I've always been impressed with GE's speed over the internet compared to what traditional GIS software can do when viewing terrains with local data. Do you think with Mfd 9's speed, this may change significantly?
In a word, yes. Two things to keep in mind:
1. When you are viewing a 3D view generated by GE you are looking at a scene created by a single thread in a single core of a processor in a not-very-powerful computer. Google distributes storage, and it dispatches sessions from individual people in a sophisticated time-sharing strategy to one of very, very many computers sitting in Google racks somewhere, but each of those time-shared slices is not parallel. The primary speed gain with Google arises from distributed storage.
2. What Google shows you is an approximation watered down to the number of pixels tossed at the screen you use. It is designed to look OK to the human eye, with no claim to being accurate. Cutting that corner can save a lot of computation. GIS people typically want some basis to think that what they see has some claim to accuracy beyond just looking good. If you create a 3D view for a zoning presentation you want to be able to say, "Yes, I have reason to believe this proposed structure will or will not be visible from this location...".
Parallel processing helps with accurate views without having to cut too many corners as with 2. Local storage on SSD and having ample, cheap, local memory for plenty of local cache helps with 1. 9 is much faster than 8 with big raster images, and that same architecture will also help 9 to be much faster with 3D views of synthetic terrain, draped with imagery and so on, when those features show up.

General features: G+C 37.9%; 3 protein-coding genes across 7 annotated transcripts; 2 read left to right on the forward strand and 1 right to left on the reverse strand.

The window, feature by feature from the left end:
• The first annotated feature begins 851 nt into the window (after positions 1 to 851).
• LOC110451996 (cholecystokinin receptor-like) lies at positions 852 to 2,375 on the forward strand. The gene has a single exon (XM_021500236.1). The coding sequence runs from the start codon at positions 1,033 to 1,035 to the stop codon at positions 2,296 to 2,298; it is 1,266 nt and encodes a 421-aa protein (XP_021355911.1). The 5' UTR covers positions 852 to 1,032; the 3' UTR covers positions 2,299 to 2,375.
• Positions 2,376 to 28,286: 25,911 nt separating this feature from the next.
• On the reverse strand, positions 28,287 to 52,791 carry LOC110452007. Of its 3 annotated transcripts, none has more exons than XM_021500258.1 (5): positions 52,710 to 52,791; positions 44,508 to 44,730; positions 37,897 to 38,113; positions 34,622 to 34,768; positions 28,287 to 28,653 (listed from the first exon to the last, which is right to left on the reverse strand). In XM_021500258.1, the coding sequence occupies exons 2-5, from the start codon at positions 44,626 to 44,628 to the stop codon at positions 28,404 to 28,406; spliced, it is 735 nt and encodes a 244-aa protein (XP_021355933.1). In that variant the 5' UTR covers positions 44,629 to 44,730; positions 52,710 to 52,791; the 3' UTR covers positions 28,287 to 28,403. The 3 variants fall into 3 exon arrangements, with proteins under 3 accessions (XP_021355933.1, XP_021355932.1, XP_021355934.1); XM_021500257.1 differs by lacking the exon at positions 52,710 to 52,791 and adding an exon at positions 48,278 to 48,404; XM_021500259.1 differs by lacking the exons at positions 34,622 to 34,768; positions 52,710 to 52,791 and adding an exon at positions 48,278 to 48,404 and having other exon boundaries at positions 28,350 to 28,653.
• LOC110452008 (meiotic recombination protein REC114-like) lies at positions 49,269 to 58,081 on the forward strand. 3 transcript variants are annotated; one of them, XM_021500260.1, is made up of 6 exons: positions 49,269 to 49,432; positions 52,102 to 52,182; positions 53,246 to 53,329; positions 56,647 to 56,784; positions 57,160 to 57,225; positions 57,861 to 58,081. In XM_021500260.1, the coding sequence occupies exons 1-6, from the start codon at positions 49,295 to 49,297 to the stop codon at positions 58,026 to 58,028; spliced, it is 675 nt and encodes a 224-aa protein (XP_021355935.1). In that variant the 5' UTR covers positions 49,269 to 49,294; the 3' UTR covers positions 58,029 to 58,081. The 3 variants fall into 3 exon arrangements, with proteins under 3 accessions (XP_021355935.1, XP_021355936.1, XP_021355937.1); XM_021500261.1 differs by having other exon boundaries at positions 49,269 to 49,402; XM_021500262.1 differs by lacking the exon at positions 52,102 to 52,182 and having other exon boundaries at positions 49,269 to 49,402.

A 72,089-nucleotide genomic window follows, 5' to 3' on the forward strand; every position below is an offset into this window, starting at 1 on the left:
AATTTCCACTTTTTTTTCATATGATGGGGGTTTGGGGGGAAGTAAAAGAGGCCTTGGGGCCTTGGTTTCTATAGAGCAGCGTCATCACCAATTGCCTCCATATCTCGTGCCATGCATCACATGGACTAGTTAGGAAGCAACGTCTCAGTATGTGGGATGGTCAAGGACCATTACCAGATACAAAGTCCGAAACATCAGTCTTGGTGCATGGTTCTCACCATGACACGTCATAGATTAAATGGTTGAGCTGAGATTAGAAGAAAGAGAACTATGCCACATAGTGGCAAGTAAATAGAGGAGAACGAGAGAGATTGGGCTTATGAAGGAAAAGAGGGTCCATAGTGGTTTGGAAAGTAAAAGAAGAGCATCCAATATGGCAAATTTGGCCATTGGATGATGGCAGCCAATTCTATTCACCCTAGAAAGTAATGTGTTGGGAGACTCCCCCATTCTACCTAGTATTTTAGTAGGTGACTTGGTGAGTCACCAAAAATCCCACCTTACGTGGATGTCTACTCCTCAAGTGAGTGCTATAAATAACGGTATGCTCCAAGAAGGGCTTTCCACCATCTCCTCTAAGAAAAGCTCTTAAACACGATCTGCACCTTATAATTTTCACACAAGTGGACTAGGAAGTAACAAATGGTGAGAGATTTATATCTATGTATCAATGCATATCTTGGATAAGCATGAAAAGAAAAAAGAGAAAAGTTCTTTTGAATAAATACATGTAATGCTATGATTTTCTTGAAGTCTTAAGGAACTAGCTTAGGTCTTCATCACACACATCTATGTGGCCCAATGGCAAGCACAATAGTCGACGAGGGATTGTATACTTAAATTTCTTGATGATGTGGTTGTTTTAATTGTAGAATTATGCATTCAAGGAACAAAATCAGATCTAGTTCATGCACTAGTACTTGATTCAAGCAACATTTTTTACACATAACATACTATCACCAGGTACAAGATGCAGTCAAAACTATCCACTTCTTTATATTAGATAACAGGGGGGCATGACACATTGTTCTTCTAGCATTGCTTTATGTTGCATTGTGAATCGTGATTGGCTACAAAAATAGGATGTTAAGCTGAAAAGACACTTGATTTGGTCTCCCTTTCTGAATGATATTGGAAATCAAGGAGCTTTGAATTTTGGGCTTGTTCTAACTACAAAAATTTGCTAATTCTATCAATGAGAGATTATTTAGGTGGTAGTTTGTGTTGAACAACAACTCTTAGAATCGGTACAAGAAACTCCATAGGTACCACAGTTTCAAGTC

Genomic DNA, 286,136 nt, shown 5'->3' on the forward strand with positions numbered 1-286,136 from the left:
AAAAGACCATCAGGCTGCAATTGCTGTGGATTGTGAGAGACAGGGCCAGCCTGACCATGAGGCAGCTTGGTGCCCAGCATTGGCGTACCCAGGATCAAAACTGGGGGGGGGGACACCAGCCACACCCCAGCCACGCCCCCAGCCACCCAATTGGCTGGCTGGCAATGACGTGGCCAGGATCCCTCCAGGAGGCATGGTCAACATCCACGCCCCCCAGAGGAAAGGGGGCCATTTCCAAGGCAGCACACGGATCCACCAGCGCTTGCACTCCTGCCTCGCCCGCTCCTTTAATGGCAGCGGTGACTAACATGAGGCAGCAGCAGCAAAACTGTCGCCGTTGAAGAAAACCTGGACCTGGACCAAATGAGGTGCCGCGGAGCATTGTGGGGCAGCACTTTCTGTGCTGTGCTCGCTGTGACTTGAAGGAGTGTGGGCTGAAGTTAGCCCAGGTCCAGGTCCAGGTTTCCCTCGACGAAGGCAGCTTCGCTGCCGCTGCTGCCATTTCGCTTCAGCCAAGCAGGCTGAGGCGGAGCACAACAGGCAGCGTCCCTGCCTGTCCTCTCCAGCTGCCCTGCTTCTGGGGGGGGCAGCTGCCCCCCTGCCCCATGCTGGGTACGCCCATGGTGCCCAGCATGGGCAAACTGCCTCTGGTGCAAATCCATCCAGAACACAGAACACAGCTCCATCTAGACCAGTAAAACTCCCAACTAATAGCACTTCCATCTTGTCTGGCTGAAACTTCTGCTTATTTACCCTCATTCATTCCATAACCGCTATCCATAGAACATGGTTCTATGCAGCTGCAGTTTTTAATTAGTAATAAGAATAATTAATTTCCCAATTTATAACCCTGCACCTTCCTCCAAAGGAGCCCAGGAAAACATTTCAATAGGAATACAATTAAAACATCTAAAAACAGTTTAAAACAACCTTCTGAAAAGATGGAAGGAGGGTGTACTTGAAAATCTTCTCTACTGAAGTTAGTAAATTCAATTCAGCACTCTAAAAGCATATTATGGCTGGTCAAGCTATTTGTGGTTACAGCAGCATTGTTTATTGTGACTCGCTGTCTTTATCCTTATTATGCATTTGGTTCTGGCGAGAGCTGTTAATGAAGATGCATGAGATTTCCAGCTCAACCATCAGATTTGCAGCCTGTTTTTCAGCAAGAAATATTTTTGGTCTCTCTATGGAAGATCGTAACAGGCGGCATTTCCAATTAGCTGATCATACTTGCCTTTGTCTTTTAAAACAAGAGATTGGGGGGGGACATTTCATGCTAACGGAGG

I don't mean any of the above as a criticism of Google. I like their 3D views and wish they had them in more places than they do. Good for them they do this.
Speaking of locations and 3D views, an obvious thing for locations is to extend the notion to invocation of location-related external services. One can imagine all sorts of things, for example, launching a browser window that shows a particular location in Google 3D view, in Street View, pops up photos available, etc., as you can do today in a browser. No reason you can't have a URL in a Location, just as you can have a Description, and then that URL works its magic however you want.
For that matter, no reason you can't have a URL component. People could publish an .mxb like the Volcanoes project with a "Double-click me" component that launches the Volcanoes video from YouTube in a browser, to show people how to use it.
PS: Watch that dolmen thing... it's easy to get hooked. Those two dolmen in Meudon are just "gateway" dolmens... try them and before you know it you're telling your family and friends "I can quit whenever I want..." while planning family vacations around obscure dots on maps... :-)
We're going to make that easier with the addition of GPS/cell location-awareness and moving map mode. Load Viewer and a project onto a tablet and when everybody else in the rent-a-car starts freaking out as you guide your trusty Citroen through a field, you can confidently say, "no worries, it is just around this next corner on the other side of that clump of trees..."
By the way, upcoming demo projects will include UNESCO world heritage sites, US Civil War battlefields, and giant sinkholes of the world. Suggestions for other lists of sites for Locations (famous waterfalls?....) would be very much appreciated!